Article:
Updated at 17:51,24-11-2017

List of Belarusian camps where Polish army officers could have been taken by NKVD handed over to Poland

By Zakhar Shcharbakow, BelaPAN

A copy of a report identifying the Belarusian prisoner of war camps where Polish army officers could have been brought at the beginning of World War II has been provided to Polish authorities by Belarus Committee for State Security (KGB), Maciej Korczynski, spokesman for Polands Internal Security Agency, told reporters on Friday.

According to Mr. Korczynski, representatives of the KGB shared the report with Marek Biernacki, secretary of state in the Chancellery of the Prime Minister of Poland, and Dariusz Luczak, head of Polands Internal Security Agency, as an act of goodwill.

The Byelorussian government says in the report, addressed to the chief of the Soviet secret police NKVD, Lavrentiy Beria, that the captured Poles could have been sent to prisoner of war camps in what are now the village of Arekhava in the Malaryta district, Brest region; Stowbtsy, Minsk region; the village of Tsimkavichy in the Kapyl district, Minsk region; and Zhytkavichy, Homyel region. The camps could simultaneously hold up to 10,000 people.

The report identifies the individuals who were responsible for the operation. The detainees were apparently expected to be transferred to the Kozelsk camp in Russias Kaluga province.

The document, which will be stored in Polands Institute of National Remembrance, may help Polish authorities find the so-called "Belarusian Katyn List." The list is believed to contain the names of 3,870 officers who were put to death by NKVD in the territory of modern Belarus as part of the so-called Katyn massacre, the execution of nearly 22,000 of Polish soldiers in different parts of the Soviet Union following its invasion of Poland in September 1939.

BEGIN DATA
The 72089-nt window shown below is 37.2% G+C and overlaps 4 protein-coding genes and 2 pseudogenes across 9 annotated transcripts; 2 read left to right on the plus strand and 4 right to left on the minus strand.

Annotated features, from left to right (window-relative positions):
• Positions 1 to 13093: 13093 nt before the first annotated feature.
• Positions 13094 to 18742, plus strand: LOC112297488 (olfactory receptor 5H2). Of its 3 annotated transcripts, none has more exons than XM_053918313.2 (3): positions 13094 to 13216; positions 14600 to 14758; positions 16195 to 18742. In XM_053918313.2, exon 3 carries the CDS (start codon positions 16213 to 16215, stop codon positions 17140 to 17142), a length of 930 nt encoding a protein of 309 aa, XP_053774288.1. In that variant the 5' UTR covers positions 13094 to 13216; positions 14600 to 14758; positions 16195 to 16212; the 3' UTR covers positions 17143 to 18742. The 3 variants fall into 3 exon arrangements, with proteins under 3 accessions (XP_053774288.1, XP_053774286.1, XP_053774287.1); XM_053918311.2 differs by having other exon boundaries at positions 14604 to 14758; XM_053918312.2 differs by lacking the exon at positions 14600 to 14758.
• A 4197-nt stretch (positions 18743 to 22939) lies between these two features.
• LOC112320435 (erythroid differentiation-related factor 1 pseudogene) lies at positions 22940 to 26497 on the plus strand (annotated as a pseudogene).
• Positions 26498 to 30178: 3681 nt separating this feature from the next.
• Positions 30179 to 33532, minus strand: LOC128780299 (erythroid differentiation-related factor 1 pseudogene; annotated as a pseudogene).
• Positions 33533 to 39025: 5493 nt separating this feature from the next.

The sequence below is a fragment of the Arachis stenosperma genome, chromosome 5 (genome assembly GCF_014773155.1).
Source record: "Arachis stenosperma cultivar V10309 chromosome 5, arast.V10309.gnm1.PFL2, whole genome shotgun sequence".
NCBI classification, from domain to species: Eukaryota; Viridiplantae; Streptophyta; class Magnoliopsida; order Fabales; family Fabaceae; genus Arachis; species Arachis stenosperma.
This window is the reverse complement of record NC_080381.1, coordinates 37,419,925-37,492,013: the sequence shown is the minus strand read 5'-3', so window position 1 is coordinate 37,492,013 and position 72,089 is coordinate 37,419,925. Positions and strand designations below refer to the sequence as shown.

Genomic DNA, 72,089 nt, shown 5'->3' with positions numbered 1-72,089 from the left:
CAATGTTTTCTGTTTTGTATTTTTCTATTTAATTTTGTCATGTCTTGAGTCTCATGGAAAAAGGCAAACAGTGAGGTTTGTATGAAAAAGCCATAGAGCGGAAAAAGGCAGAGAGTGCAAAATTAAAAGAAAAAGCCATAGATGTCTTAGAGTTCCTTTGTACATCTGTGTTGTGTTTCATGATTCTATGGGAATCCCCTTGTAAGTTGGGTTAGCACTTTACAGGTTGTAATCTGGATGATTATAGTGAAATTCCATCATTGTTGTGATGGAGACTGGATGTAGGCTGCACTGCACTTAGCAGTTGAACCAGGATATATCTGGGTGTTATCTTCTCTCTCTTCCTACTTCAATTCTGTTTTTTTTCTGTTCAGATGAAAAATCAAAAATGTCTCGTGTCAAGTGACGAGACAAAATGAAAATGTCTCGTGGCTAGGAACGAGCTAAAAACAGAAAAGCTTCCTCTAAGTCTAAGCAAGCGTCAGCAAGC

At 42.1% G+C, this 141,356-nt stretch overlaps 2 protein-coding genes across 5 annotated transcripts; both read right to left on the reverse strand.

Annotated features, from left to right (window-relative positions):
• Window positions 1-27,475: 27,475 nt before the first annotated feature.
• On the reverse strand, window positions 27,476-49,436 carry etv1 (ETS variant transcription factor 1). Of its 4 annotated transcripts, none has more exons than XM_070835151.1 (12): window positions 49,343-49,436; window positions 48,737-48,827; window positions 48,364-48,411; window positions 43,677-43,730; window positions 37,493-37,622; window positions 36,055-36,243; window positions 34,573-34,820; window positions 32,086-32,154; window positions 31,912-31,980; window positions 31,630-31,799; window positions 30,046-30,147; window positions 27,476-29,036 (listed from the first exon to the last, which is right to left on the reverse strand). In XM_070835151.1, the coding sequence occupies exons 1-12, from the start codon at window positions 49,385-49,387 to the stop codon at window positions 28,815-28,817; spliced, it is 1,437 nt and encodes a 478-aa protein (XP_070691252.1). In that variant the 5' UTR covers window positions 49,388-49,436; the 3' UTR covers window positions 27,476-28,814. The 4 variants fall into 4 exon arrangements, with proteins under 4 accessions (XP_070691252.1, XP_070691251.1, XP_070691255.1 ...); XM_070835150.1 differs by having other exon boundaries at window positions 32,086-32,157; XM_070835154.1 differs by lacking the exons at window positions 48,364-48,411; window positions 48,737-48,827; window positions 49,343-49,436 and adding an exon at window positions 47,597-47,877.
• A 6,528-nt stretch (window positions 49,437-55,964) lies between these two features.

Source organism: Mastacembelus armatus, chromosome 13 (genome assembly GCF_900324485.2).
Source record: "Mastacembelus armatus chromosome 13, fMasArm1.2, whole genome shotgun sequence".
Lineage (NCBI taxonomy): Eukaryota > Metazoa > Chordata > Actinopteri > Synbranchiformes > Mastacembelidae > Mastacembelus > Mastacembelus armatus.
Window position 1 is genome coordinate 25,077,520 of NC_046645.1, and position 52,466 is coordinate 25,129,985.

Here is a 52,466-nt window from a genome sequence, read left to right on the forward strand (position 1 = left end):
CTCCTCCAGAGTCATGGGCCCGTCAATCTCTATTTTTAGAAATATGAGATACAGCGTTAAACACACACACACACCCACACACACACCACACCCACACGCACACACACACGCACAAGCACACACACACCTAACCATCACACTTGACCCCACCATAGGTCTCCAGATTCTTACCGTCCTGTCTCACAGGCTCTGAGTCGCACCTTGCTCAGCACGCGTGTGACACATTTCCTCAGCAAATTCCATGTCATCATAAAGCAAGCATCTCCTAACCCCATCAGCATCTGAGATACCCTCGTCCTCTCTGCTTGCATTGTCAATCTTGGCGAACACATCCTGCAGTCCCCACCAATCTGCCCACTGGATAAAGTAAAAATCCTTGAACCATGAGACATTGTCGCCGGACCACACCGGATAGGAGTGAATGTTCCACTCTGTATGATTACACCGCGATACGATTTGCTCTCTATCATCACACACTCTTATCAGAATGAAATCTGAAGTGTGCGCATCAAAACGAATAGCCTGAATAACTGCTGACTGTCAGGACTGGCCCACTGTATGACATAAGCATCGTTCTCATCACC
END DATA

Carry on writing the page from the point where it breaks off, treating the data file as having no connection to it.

Experts suggest that some of the executed Poles were buried at Kurapaty, a Stalin-era massacre site just outside Minsk.

In an interview with the Belarusian private newspaper Novy Chas, veteran opposition politician Vintsuk Vyachorka, who is a member of a group campaigning for the conservation of Kurapaty, played down the publication of the report, described by Polish media outlets as an unprecedented step of cooperation with Belarus. Belarusian authorities are using the the report to their own advantage amid political and economic difficulties, or else they would have made the document available to Poland a long time ago, he said.

Mr. Vyachorka suggested that Belarusian authorities were withholding other important archival material to gain political dividends in the future.

Mr. Vyachorka pointed out that the best show of "goodwill" would be complete disclosure about Kurapaty and other Stalin-era massacre sites in Belarus. Then both we and the Polish would definitely learn where our killed ancestors lie, he said.

When asked by a Polish journalist in January 2013 about the Belarusian Katyn List and the possibility of excavating Kurapaty to find the remains of Polish soldiers, Mr. Lukashenka reiterated that no Polish army officers had been executed by the NKVD in Belarus.

"Pay money if something is of interest to you," Mr. Lukashenka replied. "Poles are no strangers to us. Pay money, we will carry out excavations where you find necessary and answer your question."

Mr. Lukashenka said that Polish experts would not be allowed to dig up mass graves in Kurapaty. "We dont go to your country to do digging and you should not come to our country," he said. However, he said, Polish reporters are welcome to provide coverage of such excavations.

While speaking at a news conference in Minsk in December 2011, Mr. Lukashenka claimed that after studying the countrys entire archival records, authorities concluded that not a single Pole had been executed in the territory of Belarus in 1939 and 1940.